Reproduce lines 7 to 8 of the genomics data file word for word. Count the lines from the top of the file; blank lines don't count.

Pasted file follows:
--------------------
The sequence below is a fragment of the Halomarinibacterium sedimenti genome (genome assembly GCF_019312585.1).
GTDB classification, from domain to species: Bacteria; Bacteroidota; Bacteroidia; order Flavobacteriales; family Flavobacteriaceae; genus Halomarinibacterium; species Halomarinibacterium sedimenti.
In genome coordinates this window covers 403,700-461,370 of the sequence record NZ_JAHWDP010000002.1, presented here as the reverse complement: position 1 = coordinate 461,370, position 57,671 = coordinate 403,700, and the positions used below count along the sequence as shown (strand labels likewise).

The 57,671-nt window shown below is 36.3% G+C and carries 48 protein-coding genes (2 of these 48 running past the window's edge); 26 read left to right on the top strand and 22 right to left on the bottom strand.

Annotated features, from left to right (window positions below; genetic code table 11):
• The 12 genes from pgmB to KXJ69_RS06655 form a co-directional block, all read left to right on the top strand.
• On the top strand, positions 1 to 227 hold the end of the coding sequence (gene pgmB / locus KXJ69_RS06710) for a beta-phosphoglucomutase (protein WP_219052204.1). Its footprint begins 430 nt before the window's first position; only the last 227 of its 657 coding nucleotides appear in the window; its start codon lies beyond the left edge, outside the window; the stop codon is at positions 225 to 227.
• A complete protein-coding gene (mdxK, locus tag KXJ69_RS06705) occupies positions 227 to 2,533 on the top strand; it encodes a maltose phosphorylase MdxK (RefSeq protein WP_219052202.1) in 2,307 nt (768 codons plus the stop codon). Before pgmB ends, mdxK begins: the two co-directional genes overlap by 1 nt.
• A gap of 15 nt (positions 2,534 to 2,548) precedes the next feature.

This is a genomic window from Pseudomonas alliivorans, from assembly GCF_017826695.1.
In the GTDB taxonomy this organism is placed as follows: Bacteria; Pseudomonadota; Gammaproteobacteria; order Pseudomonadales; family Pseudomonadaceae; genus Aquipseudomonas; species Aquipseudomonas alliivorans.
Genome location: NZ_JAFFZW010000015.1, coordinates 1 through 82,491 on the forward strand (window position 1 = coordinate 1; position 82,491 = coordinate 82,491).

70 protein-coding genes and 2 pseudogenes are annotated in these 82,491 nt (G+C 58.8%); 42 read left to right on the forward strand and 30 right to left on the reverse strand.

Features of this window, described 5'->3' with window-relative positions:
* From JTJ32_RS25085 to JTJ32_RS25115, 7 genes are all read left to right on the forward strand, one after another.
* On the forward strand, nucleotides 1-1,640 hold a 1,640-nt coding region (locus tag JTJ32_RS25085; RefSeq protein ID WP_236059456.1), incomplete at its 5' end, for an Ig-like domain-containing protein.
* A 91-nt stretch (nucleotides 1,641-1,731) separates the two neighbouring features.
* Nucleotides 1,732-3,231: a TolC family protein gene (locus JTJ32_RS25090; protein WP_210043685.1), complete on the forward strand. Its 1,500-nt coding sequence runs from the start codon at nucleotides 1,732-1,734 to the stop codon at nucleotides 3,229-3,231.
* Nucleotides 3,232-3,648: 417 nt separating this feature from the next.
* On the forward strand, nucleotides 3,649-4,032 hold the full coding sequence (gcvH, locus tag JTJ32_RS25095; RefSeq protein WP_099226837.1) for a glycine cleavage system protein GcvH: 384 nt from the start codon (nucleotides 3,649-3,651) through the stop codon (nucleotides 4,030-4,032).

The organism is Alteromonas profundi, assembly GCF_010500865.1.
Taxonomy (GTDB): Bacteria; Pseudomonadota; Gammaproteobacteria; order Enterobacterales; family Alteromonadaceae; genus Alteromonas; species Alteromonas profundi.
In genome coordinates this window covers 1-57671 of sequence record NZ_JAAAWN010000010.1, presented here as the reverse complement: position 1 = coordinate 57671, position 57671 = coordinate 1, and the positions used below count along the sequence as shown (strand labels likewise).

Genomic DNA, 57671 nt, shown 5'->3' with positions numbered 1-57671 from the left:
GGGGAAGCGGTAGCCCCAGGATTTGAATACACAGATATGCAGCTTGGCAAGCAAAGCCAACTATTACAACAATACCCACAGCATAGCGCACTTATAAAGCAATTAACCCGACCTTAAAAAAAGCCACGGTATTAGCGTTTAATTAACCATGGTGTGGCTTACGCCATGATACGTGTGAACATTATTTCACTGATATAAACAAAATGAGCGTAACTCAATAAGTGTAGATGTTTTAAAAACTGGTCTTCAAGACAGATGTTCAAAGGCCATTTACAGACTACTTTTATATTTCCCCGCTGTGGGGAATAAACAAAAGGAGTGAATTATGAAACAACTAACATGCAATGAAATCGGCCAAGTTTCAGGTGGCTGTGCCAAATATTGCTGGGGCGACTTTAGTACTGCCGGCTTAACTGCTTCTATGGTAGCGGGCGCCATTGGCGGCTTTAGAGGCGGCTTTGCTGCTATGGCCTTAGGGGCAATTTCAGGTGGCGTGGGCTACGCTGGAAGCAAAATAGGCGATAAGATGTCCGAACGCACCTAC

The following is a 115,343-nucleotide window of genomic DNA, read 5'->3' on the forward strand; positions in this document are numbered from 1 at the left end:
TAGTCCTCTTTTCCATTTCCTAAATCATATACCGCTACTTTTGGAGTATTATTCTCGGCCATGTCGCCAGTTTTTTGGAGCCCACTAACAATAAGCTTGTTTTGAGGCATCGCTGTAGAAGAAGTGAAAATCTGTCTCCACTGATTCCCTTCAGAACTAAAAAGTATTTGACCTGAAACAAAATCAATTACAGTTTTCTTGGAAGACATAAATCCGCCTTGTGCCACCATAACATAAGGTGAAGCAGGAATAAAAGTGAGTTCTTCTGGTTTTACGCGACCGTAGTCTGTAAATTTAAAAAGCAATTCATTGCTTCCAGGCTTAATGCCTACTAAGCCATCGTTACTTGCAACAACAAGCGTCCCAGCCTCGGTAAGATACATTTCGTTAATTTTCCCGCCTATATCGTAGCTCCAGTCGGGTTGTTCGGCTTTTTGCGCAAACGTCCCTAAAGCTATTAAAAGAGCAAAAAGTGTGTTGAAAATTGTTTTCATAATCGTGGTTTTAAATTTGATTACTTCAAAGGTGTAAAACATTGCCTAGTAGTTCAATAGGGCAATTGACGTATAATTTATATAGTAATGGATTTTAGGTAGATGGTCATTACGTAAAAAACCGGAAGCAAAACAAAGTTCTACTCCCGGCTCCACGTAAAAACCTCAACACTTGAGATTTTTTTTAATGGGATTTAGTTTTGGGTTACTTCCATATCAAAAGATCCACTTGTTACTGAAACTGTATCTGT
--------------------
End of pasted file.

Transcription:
• On the top strand, positions 1 to 227 hold the end of the coding sequence (gene pgmB / locus KXJ69_RS06710) for a beta-phosphoglucomutase (protein WP_219052204.1). Its footprint begins 430 nt before the window's first position; only the last 227 of its 657 coding nucleotides appear in the window; its start codon lies beyond the left edge, outside the window; the stop codon is at positions 225 to 227.
• A complete protein-coding gene (mdxK, locus tag KXJ69_RS06705) occupies positions 227 to 2,533 on the top strand; it encodes a maltose phosphorylase MdxK (RefSeq protein WP_219052202.1) in 2,307 nt (768 codons plus the stop codon). Before pgmB ends, mdxK begins: the two co-directional genes overlap by 1 nt.